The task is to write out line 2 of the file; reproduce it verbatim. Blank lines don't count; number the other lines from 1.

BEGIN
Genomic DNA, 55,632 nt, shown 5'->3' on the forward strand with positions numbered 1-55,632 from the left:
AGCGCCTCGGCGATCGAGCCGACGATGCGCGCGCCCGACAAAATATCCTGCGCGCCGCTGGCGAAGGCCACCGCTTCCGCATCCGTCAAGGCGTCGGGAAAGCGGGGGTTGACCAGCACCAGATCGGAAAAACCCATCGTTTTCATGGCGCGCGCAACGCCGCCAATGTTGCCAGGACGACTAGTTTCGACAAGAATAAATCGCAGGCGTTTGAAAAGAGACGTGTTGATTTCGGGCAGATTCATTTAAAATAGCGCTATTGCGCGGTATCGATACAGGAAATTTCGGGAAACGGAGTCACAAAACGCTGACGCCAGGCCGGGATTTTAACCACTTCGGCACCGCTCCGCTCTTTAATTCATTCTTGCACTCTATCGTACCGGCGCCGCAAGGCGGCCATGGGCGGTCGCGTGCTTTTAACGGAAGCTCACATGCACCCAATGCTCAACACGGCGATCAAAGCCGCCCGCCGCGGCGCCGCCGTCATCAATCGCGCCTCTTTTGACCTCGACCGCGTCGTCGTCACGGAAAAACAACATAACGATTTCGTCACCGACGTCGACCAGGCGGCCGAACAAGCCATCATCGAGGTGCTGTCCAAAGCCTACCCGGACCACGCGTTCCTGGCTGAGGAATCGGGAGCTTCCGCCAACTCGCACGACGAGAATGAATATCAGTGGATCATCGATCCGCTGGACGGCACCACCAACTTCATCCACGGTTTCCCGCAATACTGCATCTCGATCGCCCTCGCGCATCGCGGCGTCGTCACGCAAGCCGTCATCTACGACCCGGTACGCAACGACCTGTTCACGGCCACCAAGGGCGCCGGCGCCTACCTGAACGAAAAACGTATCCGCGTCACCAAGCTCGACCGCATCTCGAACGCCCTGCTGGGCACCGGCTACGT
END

AGCGCCTCGGCGATCGAGCCGACGATGCGCGCGCCCGACAAAATATCCTGCGCGCCGCTGGCGAAGGCCACCGCTTCCGCATCCGTCAAGGCGTCGGGAAAGCGGGGGTTGACCAGCACCAGATCGGAAAAACCCATCGTTTTCATGGCGCGCGCAACGCCGCCAATGTTGCCAGGACGACTAGTTTCGACAAGAATAAATCGCAGGCGTTTGAAAAGAGACGTGTTGATTTCGGGCAGATTCATTTAAAATAGCGCTATTGCGCGGTATCGATACAGGAAATTTCGGGAAACGGAGTCACAAAACGCTGACGCCAGGCCGGGATTTTAACCACTTCGGCACCGCTCCGCTCTTTAATTCATTCTTGCACTCTATCGTACCGGCGCCGCAAGGCGGCCATGGGCGGTCGCGTGCTTTTAACGGAAGCTCACATGCACCCAATGCTCAACACGGCGATCAAAGCCGCCCGCCGCGGCGCCGCCGTCATCAATCGCGCCTCTTTTGACCTCGACCGCGTCGTCGTCACGGAAAAACAACATAACGATTTCGTCACCGACGTCGACCAGGCGGCCGAACAAGCCATCATCGAGGTGCTGTCCAAAGCCTACCCGGACCACGCGTTCCTGGCTGAGGAATCGGGAGCTTCCGCCAACTCGCACGACGAGAATGAATATCAGTGGATCATCGATCCGCTGGACGGCACCACCAACTTCATCCACGGTTTCCCGCAATACTGCATCTCGATCGCCCTCGCGCATCGCGGCGTCGTCACGCAAGCCGTCATCTACGACCCGGTACGCAACGACCTGTTCACGGCCACCAAGGGCGCCGGCGCCTACCTGAACGAAAAACGTATCCGCGTCACCAAGCTCGACCGCATCTCGAACGCCCTGCTGGGCACCGGCTACGT